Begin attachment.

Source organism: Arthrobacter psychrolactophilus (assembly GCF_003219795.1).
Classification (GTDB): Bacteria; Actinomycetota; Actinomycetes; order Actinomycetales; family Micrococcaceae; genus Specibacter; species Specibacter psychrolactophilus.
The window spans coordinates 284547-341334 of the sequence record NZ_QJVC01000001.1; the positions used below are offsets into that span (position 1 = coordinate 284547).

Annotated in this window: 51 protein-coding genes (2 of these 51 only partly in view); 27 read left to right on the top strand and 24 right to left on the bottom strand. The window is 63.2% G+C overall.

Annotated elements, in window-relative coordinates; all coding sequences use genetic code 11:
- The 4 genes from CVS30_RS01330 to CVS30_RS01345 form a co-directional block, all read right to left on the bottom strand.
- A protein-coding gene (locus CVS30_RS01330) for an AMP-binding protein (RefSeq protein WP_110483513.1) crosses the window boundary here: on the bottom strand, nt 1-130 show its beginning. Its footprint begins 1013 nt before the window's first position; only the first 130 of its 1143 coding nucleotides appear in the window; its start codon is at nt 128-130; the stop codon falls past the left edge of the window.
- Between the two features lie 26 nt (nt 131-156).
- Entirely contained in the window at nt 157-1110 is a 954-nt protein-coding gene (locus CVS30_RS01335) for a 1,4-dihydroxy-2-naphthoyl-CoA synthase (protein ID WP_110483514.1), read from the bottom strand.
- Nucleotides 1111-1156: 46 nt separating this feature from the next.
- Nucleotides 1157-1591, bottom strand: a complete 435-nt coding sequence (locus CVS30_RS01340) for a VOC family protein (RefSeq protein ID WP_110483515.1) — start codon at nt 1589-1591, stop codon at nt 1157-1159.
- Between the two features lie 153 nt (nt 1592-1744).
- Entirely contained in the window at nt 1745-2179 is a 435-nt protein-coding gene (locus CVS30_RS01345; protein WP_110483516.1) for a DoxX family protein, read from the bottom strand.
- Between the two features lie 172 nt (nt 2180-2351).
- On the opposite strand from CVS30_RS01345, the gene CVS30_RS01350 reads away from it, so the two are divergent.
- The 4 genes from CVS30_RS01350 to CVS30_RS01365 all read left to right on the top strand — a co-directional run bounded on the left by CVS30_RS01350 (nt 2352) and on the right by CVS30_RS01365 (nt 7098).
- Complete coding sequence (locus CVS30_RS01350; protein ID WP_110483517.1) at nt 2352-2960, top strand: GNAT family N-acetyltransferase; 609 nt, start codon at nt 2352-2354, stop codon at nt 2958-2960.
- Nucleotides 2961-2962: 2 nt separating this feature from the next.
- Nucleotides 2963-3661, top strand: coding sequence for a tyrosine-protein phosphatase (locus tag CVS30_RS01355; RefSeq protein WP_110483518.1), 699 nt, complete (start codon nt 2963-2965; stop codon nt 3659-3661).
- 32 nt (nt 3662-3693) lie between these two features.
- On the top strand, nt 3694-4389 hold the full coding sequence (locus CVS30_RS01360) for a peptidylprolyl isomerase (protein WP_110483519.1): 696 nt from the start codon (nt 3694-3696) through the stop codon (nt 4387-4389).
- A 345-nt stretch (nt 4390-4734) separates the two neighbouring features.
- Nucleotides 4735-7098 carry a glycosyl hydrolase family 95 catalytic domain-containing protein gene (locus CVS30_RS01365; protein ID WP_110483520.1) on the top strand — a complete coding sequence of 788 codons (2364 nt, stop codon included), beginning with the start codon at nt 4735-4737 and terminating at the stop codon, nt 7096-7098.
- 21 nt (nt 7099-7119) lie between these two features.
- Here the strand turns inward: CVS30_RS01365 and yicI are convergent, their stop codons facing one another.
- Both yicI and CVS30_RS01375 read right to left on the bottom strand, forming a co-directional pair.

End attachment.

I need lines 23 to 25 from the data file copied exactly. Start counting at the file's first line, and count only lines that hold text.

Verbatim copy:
- Nucleotides 4735-7098 carry a glycosyl hydrolase family 95 catalytic domain-containing protein gene (locus CVS30_RS01365; protein ID WP_110483520.1) on the top strand — a complete coding sequence of 788 codons (2364 nt, stop codon included), beginning with the start codon at nt 4735-4737 and terminating at the stop codon, nt 7096-7098.
- 21 nt (nt 7099-7119) lie between these two features.
- Here the strand turns inward: CVS30_RS01365 and yicI are convergent, their stop codons facing one another.